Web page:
Taylor Swift made being an adolescent girl a romantic, beautiful existence, something to be cherished, not run away from.
There are poets and there are composers. In a way, it’s simply about their strategies for producing art and relationship to art making. In another way, it’s an inherent, spiritual quality—housed somewhere between the body and the note.
I do not practice with a metronome because I want to become a better drummer. I practice with a metronome to practice focusing. To practice pretending that the world is objective. To meditate.
Episode 3 of Nucleus: The Confluence Podcast. "There’s value in the power of certain artists realizing that the market has that influence, and using it to their advantage."
Where I come from, there is graffiti everywhere. This place is their museum, an outlet for their frustration, inspirations, and pride.
A showcase from the Spring 2021 Arts Workshop “Creating a Full-Length Text/Music Performance and Recording”
Sera wasn’t what you would call a “party person.” Yet here he was, walking in his tight shiny pants, to a party full of obnoxious theater kids.
When hands are placed over hearts reverence, who is this anthem for, and what does it represent for our present? A reimagining on violin.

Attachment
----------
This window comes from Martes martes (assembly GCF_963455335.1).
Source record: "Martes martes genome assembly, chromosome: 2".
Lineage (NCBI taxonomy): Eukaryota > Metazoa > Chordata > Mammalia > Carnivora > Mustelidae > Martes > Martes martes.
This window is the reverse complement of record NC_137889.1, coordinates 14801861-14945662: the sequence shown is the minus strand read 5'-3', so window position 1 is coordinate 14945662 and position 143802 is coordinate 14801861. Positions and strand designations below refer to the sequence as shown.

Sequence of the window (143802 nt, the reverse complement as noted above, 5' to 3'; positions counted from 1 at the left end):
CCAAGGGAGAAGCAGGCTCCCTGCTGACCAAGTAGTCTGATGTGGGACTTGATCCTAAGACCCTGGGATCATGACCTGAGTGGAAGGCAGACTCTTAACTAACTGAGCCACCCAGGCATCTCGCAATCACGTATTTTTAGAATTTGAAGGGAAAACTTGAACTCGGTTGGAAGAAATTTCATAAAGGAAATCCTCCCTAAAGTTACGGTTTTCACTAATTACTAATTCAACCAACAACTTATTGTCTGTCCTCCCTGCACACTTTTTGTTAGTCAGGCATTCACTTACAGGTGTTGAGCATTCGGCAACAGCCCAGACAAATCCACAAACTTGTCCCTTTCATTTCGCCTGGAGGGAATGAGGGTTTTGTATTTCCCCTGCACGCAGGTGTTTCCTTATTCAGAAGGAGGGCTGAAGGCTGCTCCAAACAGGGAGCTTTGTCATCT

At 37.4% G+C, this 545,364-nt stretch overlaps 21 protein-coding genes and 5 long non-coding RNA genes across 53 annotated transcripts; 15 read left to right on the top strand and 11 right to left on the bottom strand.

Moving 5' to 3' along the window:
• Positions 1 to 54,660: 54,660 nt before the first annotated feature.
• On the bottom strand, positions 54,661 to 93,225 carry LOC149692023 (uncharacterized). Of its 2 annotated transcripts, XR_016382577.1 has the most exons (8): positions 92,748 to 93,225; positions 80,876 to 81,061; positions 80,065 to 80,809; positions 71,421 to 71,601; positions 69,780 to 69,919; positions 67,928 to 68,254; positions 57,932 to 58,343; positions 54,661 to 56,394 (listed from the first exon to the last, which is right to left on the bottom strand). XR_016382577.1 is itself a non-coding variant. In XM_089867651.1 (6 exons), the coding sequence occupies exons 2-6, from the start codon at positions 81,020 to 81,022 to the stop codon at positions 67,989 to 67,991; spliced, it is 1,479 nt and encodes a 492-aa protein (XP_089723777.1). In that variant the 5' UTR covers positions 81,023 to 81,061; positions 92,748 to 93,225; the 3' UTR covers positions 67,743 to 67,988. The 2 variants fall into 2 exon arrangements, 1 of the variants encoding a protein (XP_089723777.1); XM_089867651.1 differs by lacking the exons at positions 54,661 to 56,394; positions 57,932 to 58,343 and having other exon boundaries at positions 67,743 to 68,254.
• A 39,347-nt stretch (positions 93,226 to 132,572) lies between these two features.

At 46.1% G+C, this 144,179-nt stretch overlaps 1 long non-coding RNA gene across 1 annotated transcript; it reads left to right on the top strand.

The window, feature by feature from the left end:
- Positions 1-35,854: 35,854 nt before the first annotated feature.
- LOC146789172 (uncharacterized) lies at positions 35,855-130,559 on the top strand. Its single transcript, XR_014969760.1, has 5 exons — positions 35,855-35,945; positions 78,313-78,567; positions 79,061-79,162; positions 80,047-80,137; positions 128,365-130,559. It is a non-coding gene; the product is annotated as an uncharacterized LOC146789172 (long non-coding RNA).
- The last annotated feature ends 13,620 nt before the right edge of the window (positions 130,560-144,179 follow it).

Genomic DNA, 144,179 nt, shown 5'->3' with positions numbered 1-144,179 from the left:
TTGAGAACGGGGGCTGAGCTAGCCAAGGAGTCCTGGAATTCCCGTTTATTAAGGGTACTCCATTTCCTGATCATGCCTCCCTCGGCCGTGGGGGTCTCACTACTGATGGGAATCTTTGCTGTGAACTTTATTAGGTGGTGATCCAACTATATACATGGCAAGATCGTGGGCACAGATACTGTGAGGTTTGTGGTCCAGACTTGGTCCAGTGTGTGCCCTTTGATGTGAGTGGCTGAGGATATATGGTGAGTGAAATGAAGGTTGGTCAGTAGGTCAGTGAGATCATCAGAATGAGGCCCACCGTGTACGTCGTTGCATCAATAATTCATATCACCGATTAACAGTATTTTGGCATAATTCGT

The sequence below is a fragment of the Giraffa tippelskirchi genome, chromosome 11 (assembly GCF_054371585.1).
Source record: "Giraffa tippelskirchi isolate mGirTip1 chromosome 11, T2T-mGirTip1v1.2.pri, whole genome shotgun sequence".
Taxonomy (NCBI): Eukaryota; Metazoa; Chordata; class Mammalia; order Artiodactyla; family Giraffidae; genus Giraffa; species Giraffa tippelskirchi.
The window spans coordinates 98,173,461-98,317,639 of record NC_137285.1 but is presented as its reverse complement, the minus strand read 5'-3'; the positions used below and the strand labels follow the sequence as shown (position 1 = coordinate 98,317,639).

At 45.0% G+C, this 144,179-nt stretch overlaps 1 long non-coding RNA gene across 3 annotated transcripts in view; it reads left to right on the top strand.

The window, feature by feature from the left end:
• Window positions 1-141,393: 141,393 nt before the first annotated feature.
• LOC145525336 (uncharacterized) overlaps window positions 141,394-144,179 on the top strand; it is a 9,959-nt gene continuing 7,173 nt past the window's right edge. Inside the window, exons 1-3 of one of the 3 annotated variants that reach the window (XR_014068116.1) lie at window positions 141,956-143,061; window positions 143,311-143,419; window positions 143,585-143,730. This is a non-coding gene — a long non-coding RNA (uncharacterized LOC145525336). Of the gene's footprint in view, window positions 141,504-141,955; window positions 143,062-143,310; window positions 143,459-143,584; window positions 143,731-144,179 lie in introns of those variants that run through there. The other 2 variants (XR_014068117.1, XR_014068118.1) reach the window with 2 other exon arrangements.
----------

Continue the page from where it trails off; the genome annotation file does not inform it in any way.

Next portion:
I ended up on the second story of the tranquil cafe, surrounded by empty chairs, looking out into empty streets.
Writing and research from Shatima Jones's interdisciplinary seminars, “(De)Tangling the Business of Black Women’s Hair” and “Black Experiences in Literature, Movies, and Television,” published in honor of Black History Month, 2021.
How do the film's varying portrayals of Black masculinity fuel the idolization of each of the three main characters?
The thirds installment of "A Seat at Our Table," featuring “Fashion Activism: The Politics of Dress During the Civil Rights Movement” by Taylor Haynes, “Aretha Franklin's R-E-S-P-E-C-T-ability Politics: Hair, Music, and Activism” by Kayla Perez, “Redefining "Femininty": How Black, Queer Women Musicians Subvert Expectations of Womanhood” by Nina Ahmadi, and “Hip-Hop, Black Masculinity, and Sexuality--Frank Ocean and Tyler the Creator” by Sean Salmons.